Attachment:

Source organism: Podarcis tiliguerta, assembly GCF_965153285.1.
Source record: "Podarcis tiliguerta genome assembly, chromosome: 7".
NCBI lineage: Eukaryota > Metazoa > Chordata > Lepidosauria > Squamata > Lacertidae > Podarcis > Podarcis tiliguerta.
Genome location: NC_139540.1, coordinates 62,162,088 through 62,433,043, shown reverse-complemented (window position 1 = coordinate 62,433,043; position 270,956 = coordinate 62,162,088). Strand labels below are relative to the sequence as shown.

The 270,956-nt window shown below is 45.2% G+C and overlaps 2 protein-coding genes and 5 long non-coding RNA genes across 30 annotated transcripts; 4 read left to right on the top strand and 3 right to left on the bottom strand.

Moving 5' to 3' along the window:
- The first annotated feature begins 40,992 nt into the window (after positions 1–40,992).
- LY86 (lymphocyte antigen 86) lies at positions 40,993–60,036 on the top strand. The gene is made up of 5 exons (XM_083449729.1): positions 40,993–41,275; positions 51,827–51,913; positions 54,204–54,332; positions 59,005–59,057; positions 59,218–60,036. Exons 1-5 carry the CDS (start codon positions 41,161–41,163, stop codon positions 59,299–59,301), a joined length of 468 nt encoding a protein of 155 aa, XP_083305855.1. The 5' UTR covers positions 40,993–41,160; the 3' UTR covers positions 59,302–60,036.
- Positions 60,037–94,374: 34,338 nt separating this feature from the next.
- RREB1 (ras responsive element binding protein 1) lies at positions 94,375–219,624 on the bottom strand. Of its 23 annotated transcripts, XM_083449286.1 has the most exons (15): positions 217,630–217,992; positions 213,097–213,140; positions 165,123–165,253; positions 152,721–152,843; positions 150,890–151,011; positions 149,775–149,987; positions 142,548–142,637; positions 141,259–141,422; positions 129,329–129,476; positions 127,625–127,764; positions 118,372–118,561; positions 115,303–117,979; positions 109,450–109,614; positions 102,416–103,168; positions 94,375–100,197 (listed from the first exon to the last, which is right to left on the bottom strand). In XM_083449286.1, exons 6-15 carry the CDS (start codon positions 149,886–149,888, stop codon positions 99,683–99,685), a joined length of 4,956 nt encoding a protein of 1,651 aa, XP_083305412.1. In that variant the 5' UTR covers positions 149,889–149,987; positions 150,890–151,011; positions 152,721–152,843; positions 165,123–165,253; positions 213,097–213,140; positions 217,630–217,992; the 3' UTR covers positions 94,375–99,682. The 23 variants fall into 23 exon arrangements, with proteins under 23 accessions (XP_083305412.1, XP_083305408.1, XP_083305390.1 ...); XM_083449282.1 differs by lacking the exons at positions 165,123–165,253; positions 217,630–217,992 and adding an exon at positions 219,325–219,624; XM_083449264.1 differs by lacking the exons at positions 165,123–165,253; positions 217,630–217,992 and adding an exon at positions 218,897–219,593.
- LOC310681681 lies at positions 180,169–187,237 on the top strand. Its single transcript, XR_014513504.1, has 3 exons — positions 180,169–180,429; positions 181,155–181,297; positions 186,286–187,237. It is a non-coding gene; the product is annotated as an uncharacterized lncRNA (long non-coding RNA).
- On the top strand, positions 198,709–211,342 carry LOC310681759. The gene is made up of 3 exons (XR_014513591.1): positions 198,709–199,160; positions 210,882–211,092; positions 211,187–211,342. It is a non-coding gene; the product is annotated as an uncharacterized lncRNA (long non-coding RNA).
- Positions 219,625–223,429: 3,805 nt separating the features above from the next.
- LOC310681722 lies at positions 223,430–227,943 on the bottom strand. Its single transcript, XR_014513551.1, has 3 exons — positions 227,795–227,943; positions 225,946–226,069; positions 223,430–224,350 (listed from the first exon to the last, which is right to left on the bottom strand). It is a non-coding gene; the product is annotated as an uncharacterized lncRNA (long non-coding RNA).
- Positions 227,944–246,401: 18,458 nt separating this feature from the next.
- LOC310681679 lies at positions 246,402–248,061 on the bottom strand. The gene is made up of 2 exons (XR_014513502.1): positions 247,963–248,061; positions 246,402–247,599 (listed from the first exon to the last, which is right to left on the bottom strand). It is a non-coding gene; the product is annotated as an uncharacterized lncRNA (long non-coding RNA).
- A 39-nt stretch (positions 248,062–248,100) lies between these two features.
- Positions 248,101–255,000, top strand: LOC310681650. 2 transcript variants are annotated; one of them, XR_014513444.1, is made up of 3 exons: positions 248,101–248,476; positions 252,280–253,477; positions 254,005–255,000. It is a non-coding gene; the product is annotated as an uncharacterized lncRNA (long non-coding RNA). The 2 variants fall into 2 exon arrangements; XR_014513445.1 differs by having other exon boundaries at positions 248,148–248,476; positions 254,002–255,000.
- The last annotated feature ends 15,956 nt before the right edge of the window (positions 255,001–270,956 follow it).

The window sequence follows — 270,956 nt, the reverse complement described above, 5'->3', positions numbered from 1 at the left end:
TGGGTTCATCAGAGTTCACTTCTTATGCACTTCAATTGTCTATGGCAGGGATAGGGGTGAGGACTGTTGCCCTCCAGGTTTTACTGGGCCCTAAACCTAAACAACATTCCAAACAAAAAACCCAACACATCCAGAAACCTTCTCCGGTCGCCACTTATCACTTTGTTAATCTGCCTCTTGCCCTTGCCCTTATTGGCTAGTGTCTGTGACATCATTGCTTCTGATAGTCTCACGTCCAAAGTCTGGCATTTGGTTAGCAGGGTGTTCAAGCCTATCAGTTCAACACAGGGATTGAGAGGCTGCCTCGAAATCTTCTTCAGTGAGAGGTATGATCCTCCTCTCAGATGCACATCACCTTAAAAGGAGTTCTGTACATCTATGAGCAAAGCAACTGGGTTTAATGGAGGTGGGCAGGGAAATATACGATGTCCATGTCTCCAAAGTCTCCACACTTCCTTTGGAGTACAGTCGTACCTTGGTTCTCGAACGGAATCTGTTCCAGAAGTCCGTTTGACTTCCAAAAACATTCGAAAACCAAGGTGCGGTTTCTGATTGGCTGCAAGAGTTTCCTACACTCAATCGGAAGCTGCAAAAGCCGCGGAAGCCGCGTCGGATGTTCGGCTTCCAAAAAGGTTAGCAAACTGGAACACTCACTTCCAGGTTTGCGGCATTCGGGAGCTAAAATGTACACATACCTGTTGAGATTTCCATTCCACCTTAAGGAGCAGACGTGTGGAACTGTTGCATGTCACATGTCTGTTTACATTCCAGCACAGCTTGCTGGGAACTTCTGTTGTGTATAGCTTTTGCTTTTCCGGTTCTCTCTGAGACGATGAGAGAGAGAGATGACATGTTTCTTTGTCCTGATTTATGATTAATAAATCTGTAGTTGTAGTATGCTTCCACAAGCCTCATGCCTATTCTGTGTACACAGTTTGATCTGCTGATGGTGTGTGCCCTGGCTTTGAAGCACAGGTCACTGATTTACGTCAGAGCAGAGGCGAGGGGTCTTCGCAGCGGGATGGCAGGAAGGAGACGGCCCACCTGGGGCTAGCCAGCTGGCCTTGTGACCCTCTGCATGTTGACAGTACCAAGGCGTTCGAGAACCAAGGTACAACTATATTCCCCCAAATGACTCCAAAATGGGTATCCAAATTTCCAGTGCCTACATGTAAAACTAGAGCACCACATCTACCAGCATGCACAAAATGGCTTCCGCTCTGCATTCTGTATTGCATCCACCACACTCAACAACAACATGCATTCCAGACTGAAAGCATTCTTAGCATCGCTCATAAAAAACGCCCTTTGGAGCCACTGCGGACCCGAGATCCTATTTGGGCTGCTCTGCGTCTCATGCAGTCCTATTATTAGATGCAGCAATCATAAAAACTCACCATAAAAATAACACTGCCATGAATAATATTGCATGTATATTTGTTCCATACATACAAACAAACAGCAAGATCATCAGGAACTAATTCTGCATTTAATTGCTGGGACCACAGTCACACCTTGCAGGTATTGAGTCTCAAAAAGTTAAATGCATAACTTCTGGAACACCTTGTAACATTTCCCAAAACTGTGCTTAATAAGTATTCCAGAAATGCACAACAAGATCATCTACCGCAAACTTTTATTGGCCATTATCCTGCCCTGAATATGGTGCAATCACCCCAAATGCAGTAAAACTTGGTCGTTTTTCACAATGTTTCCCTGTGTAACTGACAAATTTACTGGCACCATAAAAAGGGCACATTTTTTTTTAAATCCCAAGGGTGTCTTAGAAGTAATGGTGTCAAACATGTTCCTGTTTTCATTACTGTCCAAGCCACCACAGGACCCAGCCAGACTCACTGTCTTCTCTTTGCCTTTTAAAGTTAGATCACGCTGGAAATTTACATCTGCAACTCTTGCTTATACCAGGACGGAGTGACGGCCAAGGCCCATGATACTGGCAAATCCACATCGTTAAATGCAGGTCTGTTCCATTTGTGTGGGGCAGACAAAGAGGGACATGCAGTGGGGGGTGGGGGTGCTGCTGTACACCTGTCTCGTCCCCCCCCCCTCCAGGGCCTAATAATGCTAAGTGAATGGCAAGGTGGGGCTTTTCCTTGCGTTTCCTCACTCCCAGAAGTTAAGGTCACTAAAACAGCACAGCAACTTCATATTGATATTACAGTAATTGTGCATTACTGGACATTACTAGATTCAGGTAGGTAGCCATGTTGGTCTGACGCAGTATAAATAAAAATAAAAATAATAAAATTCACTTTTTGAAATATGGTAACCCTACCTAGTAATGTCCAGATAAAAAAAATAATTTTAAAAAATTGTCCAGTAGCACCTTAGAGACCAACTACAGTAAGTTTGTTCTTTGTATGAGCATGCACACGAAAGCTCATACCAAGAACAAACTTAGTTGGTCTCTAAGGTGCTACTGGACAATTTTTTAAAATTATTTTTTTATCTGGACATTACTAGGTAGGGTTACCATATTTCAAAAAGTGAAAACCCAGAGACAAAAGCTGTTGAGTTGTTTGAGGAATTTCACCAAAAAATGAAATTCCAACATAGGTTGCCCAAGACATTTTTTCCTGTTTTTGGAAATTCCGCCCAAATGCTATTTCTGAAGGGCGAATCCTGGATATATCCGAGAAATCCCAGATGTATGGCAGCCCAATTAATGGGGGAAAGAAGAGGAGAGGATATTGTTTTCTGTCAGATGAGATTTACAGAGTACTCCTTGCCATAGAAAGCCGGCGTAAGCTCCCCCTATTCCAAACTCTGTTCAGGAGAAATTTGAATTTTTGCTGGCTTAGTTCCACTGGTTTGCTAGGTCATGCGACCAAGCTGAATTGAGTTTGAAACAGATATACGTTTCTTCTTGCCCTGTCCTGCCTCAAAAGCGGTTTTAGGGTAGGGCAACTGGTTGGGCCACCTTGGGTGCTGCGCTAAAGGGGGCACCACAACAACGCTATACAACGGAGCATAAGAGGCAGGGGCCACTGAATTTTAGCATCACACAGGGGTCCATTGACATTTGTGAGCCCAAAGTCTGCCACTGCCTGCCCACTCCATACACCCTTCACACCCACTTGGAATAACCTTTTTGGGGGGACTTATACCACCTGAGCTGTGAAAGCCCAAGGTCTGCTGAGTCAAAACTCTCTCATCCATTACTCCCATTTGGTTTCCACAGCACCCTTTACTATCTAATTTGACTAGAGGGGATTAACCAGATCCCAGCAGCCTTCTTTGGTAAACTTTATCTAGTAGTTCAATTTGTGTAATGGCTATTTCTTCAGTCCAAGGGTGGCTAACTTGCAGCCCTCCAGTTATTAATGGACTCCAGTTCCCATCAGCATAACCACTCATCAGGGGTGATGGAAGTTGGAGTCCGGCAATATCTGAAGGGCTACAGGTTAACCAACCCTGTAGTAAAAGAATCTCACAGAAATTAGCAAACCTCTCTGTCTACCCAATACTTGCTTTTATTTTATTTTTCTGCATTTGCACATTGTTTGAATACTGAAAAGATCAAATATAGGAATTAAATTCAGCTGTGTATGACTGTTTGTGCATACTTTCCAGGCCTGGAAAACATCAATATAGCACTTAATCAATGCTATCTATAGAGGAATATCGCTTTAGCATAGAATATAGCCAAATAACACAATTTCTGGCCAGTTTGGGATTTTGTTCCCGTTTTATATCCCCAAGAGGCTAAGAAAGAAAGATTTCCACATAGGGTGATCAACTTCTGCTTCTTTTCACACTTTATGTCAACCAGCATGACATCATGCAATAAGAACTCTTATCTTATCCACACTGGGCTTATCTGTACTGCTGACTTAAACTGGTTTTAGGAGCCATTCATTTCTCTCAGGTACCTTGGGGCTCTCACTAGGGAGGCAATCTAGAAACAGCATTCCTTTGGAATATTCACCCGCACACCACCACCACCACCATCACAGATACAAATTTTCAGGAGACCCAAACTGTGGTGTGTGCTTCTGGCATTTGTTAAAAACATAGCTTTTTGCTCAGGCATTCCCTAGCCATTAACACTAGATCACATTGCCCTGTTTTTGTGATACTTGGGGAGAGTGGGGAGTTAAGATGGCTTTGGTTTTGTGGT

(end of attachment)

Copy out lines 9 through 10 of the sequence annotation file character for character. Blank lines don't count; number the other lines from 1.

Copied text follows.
- Positions 60,037–94,374: 34,338 nt separating this feature from the next.
- RREB1 (ras responsive element binding protein 1) lies at positions 94,375–219,624 on the bottom strand. Of its 23 annotated transcripts, XM_083449286.1 has the most exons (15): positions 217,630–217,992; positions 213,097–213,140; positions 165,123–165,253; positions 152,721–152,843; positions 150,890–151,011; positions 149,775–149,987; positions 142,548–142,637; positions 141,259–141,422; positions 129,329–129,476; positions 127,625–127,764; positions 118,372–118,561; positions 115,303–117,979; positions 109,450–109,614; positions 102,416–103,168; positions 94,375–100,197 (listed from the first exon to the last, which is right to left on the bottom strand). In XM_083449286.1, exons 6-15 carry the CDS (start codon positions 149,886–149,888, stop codon positions 99,683–99,685), a joined length of 4,956 nt encoding a protein of 1,651 aa, XP_083305412.1. In that variant the 5' UTR covers positions 149,889–149,987; positions 150,890–151,011; positions 152,721–152,843; positions 165,123–165,253; positions 213,097–213,140; positions 217,630–217,992; the 3' UTR covers positions 94,375–99,682. The 23 variants fall into 23 exon arrangements, with proteins under 23 accessions (XP_083305412.1, XP_083305408.1, XP_083305390.1 ...); XM_083449282.1 differs by lacking the exons at positions 165,123–165,253; positions 217,630–217,992 and adding an exon at positions 219,325–219,624; XM_083449264.1 differs by lacking the exons at positions 165,123–165,253; positions 217,630–217,992 and adding an exon at positions 218,897–219,593.